Whether you buy a car, television, toaster or children's toy, it most likely comes with a consumer warranty. While it's commonplace for new products we all purchase to be covered by a warranty, items that you may buy used may also be covered by extended warranties. Even if an explanation isn't made at the time of a purchase, an implied warranty may cover an item that you buy.
Are you the type of person who uses power tools day in and day out? Maybe you do so for pleasure around your home. Maybe you use power tools to do your job, such as on a construction site or in a warehouse setting.
As a parent, you do whatever it takes to keep your children safe. This means checking the toys you buy with the idea of keeping them away from any that could cause harm.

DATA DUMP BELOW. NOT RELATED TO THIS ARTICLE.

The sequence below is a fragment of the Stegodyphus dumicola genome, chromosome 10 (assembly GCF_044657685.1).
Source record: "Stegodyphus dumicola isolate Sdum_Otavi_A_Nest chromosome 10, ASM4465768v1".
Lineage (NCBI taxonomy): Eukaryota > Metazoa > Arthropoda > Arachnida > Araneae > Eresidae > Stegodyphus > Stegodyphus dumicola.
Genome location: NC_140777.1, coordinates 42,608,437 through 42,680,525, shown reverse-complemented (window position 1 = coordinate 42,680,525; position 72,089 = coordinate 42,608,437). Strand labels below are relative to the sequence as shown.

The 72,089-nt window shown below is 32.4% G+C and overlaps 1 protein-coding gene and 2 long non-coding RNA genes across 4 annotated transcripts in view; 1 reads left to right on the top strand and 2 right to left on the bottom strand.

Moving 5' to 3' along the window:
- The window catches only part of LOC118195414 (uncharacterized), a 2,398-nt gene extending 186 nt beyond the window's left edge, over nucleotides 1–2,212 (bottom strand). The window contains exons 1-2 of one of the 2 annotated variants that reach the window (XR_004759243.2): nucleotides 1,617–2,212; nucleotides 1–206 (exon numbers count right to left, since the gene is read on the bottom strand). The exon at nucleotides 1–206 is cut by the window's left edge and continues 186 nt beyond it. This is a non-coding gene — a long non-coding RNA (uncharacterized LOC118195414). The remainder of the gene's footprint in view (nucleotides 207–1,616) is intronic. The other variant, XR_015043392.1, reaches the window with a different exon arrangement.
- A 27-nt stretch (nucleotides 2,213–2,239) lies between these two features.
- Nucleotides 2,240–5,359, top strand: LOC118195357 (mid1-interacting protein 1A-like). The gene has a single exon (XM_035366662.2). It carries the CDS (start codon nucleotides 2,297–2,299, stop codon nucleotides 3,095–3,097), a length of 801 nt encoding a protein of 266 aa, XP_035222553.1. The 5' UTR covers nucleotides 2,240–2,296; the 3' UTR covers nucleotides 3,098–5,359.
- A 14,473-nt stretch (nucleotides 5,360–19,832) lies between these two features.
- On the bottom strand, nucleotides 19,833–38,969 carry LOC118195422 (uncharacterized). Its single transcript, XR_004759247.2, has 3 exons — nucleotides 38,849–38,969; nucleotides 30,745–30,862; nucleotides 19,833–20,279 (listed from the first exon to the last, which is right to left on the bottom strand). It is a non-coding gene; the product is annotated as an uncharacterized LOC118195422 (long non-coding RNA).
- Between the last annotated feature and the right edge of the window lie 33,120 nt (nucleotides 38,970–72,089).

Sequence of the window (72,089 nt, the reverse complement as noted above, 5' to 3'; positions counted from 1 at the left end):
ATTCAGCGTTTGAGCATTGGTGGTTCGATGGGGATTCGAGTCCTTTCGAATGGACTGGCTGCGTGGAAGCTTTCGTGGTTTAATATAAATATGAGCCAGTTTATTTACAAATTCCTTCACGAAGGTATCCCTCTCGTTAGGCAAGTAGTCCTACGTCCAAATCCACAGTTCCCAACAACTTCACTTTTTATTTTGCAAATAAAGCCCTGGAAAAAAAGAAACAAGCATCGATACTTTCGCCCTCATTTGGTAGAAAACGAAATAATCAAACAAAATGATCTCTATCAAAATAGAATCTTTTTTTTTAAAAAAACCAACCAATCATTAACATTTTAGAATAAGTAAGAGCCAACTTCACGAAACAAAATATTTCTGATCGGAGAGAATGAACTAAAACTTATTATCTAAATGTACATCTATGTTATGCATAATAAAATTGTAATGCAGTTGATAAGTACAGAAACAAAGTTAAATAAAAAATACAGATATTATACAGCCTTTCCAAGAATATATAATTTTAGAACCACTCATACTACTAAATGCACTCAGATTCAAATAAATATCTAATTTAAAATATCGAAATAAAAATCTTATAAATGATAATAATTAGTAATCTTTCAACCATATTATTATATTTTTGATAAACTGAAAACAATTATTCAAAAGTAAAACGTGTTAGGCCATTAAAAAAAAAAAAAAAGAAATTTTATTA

As a parent, you know one thing to be true: Your children enjoy playing with toys. While there is nothing wrong with this, you also realize that not every toy is as safe as it should be.
A report from a CNN affiliate claimed that a number of types of children's makeup being sold at Claire's stunningly contained tremolite asbestos.
When we hear about defective products on the news, we often hear about toys posing choking hazards or a car airbag being activated at an inopportune time.
This past January, a $1 million-dollar home was completely lost to fire. The fire was reportedly due to a dangerous product sold by Amazon -- the hoverboard.
According to a recent statement released by the federal Consumer Product Safety Commission (CPSC), adverse incidents with products cause not just property damage but injuries and deaths to American consumers. They also carry a hefty price tag of over $1 trillion a year.
Some products are inherently dangerous. No matter the design, that risk still exists. However, manufacturers have a responsibility to try to create safe designs that eliminate these risks and make the odds of injury as close to zero as possible.
In the past, when a consumer was injured by a defective product they were left to deal with this on their own.